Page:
A travel moment on Manhattan Beach


I bit into the chunk of succulent white chocolate. It ravished my taste buds and sent a tingling sensation to the inner core of my right molar. Saliva trickled down the side of my mouth and I wiped it clean with my ragged t-shirt sleeve. Carefully calculating the five dollars in my pocket, I knew that, after the chocolate, I could still buy a grab-bag prize at the pier, a slice of pizza and coke later on.

I was twelve years old; a lanky pre-teen. Every weekend, my friend Nancy and I rode our bikes down to the Manhattan Beach strand- never missing the traditional stop at Joe’s Candy Cottage. Outside, the ocean breeze carried the scent of salty seaweed that filled the air; however, stepping inside Joe’s made any beachgoer want to savor the sweet, sugary, hand-dipped candy that made one’s head swirl.

In the 1960’s, Manhattan Beach, California could be described as a shanty beach town where homes were affordable and only ‘beatniks’ lived as far west as one could go. Inlanders equated those who lived there with Annette Funicello and Frankie Avalon; wild and carefree, and I guess we were, to some extent.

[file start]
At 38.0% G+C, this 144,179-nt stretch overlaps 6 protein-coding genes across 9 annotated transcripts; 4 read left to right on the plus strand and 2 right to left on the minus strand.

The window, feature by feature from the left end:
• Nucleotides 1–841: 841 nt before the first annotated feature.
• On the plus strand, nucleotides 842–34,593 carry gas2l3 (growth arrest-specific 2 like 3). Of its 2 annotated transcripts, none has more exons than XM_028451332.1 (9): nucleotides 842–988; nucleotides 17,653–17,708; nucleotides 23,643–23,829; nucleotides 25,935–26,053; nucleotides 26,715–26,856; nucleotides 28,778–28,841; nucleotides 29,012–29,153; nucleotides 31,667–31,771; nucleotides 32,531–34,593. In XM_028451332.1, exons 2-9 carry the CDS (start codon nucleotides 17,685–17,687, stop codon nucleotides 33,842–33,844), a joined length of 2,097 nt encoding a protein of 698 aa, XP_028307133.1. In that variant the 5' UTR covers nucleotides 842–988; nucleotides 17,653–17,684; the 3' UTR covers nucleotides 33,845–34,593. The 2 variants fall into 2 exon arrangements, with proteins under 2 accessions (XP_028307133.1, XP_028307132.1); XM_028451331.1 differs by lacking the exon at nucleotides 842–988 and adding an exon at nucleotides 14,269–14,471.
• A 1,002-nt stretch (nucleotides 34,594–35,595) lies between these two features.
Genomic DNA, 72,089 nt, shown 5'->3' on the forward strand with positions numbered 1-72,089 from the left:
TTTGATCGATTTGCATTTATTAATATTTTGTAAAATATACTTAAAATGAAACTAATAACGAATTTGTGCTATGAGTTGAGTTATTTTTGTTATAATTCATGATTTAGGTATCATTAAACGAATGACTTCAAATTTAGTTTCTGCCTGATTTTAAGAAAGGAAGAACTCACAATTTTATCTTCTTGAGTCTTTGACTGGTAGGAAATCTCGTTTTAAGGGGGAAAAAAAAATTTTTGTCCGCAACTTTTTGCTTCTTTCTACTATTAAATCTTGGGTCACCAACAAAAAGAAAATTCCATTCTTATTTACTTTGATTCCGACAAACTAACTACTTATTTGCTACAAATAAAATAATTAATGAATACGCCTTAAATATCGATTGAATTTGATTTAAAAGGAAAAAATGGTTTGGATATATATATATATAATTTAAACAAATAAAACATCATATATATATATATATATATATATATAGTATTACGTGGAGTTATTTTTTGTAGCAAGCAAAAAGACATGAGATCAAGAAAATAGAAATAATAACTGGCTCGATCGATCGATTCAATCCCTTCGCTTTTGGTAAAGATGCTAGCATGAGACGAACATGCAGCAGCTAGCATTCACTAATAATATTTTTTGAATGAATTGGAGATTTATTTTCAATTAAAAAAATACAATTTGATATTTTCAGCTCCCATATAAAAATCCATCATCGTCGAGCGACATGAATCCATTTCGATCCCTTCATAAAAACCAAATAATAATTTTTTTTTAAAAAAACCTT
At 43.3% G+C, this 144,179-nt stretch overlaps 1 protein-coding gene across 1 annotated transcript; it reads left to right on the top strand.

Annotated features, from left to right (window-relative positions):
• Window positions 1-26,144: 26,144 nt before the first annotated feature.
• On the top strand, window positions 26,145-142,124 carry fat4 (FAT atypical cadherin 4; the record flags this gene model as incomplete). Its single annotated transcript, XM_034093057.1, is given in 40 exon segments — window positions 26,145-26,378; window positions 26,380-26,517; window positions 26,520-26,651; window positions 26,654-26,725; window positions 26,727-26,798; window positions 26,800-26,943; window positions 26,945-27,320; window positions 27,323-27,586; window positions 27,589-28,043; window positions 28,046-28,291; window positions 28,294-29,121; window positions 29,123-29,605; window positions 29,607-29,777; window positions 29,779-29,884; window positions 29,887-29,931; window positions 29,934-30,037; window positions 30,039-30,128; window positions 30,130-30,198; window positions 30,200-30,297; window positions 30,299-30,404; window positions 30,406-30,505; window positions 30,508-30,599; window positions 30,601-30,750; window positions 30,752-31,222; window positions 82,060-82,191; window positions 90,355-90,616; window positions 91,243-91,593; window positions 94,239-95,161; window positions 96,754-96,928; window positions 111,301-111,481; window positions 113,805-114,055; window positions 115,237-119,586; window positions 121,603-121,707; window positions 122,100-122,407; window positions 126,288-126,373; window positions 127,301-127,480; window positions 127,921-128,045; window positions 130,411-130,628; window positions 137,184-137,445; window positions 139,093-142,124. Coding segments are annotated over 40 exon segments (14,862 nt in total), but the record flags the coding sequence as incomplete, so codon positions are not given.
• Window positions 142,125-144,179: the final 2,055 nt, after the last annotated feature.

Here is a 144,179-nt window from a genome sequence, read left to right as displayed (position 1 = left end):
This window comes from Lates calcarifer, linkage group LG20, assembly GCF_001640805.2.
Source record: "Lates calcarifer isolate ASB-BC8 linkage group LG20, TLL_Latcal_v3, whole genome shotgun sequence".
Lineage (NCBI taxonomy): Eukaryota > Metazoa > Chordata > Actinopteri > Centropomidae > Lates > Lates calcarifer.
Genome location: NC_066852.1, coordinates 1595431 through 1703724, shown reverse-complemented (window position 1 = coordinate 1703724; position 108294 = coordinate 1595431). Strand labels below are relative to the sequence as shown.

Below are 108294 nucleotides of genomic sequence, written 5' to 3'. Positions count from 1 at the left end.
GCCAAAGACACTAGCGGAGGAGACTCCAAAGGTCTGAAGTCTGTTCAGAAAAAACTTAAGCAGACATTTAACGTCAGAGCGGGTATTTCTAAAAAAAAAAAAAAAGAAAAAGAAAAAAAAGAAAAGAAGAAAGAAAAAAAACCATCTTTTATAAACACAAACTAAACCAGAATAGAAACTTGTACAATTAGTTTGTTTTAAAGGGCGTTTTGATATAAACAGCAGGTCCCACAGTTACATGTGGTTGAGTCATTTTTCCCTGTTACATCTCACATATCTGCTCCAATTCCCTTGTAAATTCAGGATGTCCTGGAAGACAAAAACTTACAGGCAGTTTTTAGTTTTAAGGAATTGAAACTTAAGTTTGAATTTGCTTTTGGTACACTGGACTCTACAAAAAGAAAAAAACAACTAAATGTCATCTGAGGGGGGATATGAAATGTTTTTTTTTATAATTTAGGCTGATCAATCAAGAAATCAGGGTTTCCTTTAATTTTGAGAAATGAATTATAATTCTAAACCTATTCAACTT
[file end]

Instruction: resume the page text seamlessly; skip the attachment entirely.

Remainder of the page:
Today, homes sell for no less than a cool mil, and if you are paying close attention, you’ll run into a celebrity at the local grocery store. It is now a vacationer’s paradise, with breezy palms, a pristine beach with freshly-painted lifeguard stations every half a mile and a winding bike path fit for the fit. Tourists come, soak up some sun and then leave, recounting their ‘shore vacation.’ For us locals, it was simply a way of life.

. I miss Joe’s Candy Cottage, or quite possibly I miss the feeling it gave me when I stepped through the door and heard the tinkling of the bell signaling another customer. The family business has long since been replaced by a dress store as have many businesses from that era. But holding on to a pleasant memory such as this is a joy that can not be replaced by time. I now live in Henderson, Nevada with my husband and twin six-year olds. Every couple of months, we pack up the swimsuits and beach towels and visit Grandma Marge, still living in her ranch style house that, short of a paint job, hasn’t changed in all these years. I still enjoy sweets, but I haven’t eaten white chocolate since—it just doesn’t taste the same.

J Campbell

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